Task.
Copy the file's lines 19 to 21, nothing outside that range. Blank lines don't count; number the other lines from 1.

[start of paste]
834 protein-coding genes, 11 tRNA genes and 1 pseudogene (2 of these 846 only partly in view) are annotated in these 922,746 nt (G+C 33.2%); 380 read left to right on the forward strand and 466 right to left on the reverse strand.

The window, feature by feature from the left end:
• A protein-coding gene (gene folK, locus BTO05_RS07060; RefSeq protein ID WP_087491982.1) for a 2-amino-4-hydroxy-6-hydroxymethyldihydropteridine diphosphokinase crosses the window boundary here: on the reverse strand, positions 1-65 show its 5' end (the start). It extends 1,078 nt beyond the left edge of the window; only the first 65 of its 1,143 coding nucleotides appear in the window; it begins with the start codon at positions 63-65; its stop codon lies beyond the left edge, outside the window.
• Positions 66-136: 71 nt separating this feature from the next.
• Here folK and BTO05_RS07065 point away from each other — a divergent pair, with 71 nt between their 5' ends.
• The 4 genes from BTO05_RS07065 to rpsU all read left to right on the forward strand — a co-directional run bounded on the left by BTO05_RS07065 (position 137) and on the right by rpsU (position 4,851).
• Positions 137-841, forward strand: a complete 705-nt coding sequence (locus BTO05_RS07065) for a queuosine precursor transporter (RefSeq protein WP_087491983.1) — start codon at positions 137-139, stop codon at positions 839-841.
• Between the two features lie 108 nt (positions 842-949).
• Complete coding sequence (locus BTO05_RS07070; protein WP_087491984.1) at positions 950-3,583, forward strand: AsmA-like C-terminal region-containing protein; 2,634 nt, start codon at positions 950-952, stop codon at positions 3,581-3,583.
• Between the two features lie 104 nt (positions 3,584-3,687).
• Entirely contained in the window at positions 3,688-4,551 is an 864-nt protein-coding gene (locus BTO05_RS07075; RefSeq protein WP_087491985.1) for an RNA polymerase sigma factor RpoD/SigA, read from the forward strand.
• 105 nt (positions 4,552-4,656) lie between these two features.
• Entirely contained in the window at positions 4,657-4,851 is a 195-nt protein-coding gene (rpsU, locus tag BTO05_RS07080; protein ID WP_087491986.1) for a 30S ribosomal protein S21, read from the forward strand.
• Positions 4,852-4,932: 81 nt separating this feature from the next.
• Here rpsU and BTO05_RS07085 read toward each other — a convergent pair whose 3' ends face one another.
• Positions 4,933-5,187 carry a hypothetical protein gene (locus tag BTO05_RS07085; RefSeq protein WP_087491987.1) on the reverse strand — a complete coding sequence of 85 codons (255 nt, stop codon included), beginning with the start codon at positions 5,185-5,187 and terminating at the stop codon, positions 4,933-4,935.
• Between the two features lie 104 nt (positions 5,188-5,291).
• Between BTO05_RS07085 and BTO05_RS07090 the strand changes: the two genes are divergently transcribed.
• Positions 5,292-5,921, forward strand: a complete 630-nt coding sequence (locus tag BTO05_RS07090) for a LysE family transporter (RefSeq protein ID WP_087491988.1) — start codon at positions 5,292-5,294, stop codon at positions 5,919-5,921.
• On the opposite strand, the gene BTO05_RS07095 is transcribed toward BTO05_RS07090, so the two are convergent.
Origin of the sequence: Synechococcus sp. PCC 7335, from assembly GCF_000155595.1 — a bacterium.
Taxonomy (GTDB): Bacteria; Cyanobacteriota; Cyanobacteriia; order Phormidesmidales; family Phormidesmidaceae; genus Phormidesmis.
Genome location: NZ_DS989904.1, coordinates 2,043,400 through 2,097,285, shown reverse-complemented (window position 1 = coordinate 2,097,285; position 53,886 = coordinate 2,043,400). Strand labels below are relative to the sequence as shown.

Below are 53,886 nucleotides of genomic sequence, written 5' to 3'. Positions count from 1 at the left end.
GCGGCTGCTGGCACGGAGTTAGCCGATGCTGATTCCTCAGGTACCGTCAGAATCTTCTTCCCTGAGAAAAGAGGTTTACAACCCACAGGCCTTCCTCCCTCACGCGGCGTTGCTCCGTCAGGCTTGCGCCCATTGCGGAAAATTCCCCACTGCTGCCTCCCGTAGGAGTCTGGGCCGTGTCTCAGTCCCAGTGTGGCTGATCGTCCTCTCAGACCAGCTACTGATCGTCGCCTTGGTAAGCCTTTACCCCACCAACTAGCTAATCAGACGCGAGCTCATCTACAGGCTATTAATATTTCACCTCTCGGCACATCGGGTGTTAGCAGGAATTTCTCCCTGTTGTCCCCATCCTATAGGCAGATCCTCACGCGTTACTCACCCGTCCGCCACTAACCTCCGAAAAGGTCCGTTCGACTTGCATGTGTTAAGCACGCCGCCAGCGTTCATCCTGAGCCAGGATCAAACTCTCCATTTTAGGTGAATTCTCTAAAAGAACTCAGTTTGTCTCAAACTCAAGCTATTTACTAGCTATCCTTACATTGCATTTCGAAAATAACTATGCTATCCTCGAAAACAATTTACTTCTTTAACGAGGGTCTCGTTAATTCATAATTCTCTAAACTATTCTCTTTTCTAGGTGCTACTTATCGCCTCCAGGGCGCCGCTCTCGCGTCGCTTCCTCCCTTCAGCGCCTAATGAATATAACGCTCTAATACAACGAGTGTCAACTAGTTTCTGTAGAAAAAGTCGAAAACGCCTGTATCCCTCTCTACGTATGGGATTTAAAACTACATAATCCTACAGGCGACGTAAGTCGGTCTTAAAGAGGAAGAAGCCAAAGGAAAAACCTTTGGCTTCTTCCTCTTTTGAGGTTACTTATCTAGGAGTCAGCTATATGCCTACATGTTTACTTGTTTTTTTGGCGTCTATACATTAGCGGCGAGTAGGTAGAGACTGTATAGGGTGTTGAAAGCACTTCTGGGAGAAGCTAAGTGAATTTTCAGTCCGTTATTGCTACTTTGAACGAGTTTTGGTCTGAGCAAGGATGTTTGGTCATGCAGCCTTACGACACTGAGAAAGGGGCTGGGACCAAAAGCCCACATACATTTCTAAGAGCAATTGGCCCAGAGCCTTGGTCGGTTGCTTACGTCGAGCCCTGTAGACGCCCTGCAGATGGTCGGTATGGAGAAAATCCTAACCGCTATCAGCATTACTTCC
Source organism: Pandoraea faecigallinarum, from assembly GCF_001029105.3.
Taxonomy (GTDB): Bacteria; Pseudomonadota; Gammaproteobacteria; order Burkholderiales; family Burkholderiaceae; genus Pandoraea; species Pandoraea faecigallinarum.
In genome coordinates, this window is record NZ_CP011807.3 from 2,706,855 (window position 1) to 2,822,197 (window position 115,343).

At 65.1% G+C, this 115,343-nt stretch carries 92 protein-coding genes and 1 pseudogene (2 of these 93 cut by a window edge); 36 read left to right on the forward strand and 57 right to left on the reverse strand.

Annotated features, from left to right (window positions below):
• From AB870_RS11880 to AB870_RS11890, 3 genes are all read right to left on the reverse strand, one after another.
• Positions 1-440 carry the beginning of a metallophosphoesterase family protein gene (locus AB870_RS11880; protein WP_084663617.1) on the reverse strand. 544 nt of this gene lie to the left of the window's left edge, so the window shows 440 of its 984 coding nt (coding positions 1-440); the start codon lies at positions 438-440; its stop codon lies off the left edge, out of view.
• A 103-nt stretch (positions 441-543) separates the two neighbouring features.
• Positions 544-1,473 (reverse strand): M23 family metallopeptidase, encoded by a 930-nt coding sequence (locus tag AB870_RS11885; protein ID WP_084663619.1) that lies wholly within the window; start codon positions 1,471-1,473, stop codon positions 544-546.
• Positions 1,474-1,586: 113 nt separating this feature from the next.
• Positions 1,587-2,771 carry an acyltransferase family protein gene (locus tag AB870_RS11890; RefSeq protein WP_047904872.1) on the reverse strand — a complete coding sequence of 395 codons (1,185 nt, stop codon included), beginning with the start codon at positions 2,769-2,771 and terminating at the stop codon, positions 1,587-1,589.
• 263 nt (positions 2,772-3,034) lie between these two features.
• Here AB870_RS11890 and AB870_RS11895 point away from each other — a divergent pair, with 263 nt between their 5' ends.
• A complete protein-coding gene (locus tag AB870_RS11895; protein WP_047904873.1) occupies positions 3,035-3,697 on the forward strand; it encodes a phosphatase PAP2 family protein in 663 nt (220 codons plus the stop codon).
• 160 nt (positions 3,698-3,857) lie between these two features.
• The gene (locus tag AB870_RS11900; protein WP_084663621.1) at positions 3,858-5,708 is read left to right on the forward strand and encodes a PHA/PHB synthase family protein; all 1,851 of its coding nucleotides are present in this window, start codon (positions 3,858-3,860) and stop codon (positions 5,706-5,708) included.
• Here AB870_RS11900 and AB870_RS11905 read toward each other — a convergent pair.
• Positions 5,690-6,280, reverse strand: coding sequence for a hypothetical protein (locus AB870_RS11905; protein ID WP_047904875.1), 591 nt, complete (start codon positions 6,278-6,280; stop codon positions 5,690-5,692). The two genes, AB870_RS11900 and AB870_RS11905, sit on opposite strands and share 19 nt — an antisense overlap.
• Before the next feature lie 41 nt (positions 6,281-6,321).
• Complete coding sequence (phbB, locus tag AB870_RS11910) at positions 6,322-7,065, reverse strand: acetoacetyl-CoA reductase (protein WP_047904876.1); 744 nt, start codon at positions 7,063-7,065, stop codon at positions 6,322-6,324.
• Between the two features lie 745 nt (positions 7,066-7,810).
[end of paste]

• Positions 5,292-5,921, forward strand: a complete 630-nt coding sequence (locus tag BTO05_RS07090) for a LysE family transporter (RefSeq protein ID WP_087491988.1) — start codon at positions 5,292-5,294, stop codon at positions 5,919-5,921.
• On the opposite strand, the gene BTO05_RS07095 is transcribed toward BTO05_RS07090, so the two are convergent.
Origin of the sequence: Synechococcus sp. PCC 7335, from assembly GCF_000155595.1 — a bacterium.